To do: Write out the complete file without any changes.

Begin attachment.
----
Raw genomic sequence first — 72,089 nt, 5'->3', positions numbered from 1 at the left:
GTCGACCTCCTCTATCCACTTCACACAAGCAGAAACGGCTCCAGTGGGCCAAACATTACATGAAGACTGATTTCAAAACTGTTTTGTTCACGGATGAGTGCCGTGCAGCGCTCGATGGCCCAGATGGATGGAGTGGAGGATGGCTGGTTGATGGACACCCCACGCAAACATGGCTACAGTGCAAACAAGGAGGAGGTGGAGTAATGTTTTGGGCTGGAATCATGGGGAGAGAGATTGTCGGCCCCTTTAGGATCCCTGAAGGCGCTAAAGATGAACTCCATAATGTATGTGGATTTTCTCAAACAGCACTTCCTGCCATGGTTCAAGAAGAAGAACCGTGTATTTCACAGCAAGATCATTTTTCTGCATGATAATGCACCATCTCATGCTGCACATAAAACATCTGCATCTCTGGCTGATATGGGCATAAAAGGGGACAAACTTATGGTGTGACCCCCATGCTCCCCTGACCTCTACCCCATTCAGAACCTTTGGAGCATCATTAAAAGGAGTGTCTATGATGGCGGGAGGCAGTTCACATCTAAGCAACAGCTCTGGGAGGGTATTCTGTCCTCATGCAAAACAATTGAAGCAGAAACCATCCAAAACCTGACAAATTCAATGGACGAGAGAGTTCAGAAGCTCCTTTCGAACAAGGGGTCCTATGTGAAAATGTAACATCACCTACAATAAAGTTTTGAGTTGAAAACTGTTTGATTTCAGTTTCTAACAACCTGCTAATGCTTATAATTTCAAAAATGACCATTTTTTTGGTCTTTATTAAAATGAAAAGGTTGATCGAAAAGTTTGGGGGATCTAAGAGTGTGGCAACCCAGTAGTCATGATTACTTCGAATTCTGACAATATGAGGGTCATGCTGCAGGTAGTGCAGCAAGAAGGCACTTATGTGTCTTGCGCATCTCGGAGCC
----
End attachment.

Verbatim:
Raw genomic sequence first — 72,089 nt, 5'->3', positions numbered from 1 at the left:
GTCGACCTCCTCTATCCACTTCACACAAGCAGAAACGGCTCCAGTGGGCCAAACATTACATGAAGACTGATTTCAAAACTGTTTTGTTCACGGATGAGTGCCGTGCAGCGCTCGATGGCCCAGATGGATGGAGTGGAGGATGGCTGGTTGATGGACACCCCACGCAAACATGGCTACAGTGCAAACAAGGAGGAGGTGGAGTAATGTTTTGGGCTGGAATCATGGGGAGAGAGATTGTCGGCCCCTTTAGGATCCCTGAAGGCGCTAAAGATGAACTCCATAATGTATGTGGATTTTCTCAAACAGCACTTCCTGCCATGGTTCAAGAAGAAGAACCGTGTATTTCACAGCAAGATCATTTTTCTGCATGATAATGCACCATCTCATGCTGCACATAAAACATCTGCATCTCTGGCTGATATGGGCATAAAAGGGGACAAACTTATGGTGTGACCCCCATGCTCCCCTGACCTCTACCCCATTCAGAACCTTTGGAGCATCATTAAAAGGAGTGTCTATGATGGCGGGAGGCAGTTCACATCTAAGCAACAGCTCTGGGAGGGTATTCTGTCCTCATGCAAAACAATTGAAGCAGAAACCATCCAAAACCTGACAAATTCAATGGACGAGAGAGTTCAGAAGCTCCTTTCGAACAAGGGGTCCTATGTGAAAATGTAACATCACCTACAATAAAGTTTTGAGTTGAAAACTGTTTGATTTCAGTTTCTAACAACCTGCTAATGCTTATAATTTCAAAAATGACCATTTTTTTGGTCTTTATTAAAATGAAAAGGTTGATCGAAAAGTTTGGGGGATCTAAGAGTGTGGCAACCCAGTAGTCATGATTACTTCGAATTCTGACAATATGAGGGTCATGCTGCAGGTAGTGCAGCAAGAAGGCACTTATGTGTCTTGCGCATCTCGGAGCC